Why can I get data by index for VEC data type usize instead of u*?

Hello experts, here I have a question about the program implementation, I want to access the contents of the Vec array via by using variables. But when I use u32 as the type of the index variable, the VSCode compiler always tells me that slice indices are of type 'usize' or ranges of 'usize', but when I compile with the usize type, it passes, and I wonder why, if my program has an error or something else

let number_list: Vec<i32> = vec![34, 50, 25, 100, 65];
let length: u32 = number_list.len().try_into().unwrap();
let mut index: u32 = 0;
println!("{:#?}", number_list[index]);
=======================================
>>number_list[index]
    ^^^^^slice indices are of type `usize` or ranges of `usize`

let number_list: Vec<i32> = vec![34, 50, 25, 100, 65];
let length: usize = number_list.len().try_into().unwrap();
let mut index: usize = 0;
println!("{:#?}", number_list[index]);

There isn't much to explain here. Slices and other array-like collections intentionally only implement Index<usize> and not Index<any other integer type>. That's in fact the whole point of usize: it's the type that is guaranteed to accommodate all possible indices, pointer offsets, etc. on the target platform. Since this is platform-dependent, no fixed-width integer can possibly fulfill this role. (E.g., a u32 may not be enough on a 64-bit platform, and a u64 may be too big on a 32-bit platform.)

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Ok! Thank you for help...

Another reason is that implementing for multiple integer types makes the type of literals in that position ambiguous, in which case inference falls back to i32 (which is not a valid indexing type).

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You could make i32 a valid indexing type. But then the concern is that it may silently break code because what was previously deduced as usize now might be deduced as i32.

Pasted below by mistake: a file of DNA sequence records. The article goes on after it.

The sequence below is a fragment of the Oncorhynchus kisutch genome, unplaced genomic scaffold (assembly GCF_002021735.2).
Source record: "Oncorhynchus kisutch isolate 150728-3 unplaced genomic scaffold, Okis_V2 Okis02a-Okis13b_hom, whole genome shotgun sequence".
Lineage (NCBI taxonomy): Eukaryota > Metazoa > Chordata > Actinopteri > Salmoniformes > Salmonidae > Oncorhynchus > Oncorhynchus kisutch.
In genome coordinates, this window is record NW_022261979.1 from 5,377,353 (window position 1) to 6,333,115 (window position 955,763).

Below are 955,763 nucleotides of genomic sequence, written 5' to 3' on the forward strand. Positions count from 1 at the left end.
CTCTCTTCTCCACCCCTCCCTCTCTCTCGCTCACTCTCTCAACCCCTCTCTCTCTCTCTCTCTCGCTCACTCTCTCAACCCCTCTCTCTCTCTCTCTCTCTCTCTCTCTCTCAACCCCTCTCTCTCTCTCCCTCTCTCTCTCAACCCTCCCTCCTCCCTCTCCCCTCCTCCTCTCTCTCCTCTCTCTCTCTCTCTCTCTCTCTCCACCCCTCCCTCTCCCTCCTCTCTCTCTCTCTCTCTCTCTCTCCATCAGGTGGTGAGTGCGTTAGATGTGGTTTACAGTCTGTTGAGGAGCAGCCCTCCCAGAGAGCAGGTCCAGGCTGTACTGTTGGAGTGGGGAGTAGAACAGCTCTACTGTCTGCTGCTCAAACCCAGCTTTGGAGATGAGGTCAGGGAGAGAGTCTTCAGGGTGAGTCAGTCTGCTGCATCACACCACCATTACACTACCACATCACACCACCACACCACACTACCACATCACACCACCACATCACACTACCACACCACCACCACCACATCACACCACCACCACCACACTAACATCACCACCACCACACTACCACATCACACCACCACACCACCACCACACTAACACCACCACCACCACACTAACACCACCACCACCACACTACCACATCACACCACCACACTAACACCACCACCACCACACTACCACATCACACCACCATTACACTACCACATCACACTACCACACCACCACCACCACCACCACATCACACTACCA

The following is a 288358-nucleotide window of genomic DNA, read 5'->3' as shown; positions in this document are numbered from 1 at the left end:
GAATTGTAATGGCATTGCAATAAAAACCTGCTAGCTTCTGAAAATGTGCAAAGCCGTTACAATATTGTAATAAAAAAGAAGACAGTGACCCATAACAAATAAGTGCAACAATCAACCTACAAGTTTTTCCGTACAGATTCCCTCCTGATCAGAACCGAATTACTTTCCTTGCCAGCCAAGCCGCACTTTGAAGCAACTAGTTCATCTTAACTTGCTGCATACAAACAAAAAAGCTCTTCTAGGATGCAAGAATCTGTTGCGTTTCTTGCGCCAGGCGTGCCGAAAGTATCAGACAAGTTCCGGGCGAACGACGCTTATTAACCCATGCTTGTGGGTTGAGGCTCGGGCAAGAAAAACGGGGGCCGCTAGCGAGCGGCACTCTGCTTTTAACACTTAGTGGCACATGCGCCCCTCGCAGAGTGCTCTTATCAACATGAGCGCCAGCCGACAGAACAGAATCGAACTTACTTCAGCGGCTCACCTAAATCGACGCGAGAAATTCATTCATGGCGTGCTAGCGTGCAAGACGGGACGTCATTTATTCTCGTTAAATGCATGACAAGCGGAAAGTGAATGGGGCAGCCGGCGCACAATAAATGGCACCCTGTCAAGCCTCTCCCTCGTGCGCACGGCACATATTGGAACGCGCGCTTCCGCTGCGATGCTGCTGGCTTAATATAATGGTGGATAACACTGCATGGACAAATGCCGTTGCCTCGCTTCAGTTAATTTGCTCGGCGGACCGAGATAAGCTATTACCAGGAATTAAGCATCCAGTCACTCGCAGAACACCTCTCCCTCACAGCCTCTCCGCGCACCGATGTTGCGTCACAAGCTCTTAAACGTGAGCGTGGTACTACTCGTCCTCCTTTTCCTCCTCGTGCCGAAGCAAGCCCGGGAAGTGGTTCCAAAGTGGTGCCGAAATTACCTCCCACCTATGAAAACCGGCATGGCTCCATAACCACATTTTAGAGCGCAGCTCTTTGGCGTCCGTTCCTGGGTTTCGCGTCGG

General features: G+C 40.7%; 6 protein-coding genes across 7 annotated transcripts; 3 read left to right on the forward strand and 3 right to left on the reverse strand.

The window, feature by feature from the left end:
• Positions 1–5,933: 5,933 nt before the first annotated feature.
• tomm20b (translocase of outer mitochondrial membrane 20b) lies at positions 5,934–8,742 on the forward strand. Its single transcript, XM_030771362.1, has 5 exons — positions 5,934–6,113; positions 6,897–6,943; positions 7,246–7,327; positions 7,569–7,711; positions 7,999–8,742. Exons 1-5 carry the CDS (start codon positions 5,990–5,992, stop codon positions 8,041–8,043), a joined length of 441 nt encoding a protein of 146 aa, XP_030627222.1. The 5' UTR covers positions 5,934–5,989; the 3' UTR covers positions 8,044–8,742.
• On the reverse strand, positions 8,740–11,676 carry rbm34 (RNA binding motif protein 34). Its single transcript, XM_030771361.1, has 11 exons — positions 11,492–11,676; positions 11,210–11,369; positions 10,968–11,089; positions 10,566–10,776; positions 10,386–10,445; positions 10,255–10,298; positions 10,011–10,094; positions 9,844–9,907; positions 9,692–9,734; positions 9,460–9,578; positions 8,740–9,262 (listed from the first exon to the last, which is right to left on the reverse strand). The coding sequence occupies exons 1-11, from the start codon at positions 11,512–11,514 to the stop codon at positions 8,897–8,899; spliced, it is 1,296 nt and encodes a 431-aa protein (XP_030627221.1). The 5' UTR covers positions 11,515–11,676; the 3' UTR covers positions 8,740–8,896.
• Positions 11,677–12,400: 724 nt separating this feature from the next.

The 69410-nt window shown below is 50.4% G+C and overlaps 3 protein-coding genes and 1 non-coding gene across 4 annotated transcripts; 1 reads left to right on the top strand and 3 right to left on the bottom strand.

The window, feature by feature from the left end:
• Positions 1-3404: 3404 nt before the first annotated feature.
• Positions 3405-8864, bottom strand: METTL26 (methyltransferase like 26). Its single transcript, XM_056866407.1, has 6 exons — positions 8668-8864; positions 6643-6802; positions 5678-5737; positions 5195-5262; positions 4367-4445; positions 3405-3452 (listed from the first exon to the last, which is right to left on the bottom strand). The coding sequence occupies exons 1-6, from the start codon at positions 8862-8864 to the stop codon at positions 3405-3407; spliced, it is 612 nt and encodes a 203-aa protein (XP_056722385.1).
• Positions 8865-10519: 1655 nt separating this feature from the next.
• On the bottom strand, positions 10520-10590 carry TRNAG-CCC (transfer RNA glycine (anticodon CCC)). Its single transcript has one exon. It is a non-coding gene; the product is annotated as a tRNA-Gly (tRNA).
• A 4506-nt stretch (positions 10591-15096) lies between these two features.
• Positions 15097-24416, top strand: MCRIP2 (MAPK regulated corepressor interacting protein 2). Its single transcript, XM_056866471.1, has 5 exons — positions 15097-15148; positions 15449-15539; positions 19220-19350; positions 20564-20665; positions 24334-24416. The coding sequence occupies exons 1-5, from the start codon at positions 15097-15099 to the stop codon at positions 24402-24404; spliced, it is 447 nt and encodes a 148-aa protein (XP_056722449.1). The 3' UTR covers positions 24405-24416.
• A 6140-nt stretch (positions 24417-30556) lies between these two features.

Yeah, I worded that poorly. (Also there's no agreement on how to treat negative indices.)

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I think this one would be relatively easy to resolve. The general "prefer loud errors to stumbling along" policy and the efficiency details of bounds checking both say that negative indices should be out-of-range panics.

(That would make indexing by isize take exactly the same machine code as indexing by usize, including in the bounds check, for slices of non-ZSTs which are the only slices where efficiency actually matters.)

I'm not going to bother tracking down citations, but others would prefer indexing backwards as is done in various other languages, and my impression from the conversations I've read is as I said -- no agreement.

The Rust way to do this would be to use a newtype for indexing from the end rather than treating negative numbers differently from positive numbers:

a[EndMinus(10)]
a[10..][..EndMinus(3)]
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And doing something other than "make negatives work" is also the C# way (https://learn.microsoft.com/en-us/dotnet/csharp/language-reference/operators/member-access-operators#index-from-end-operator-) and the D way (https://dlang.org/spec/expression.html#IndexOperation).

Having an off-by-one error give you the last element instead of an error is a very scripting language thing, IMHO.

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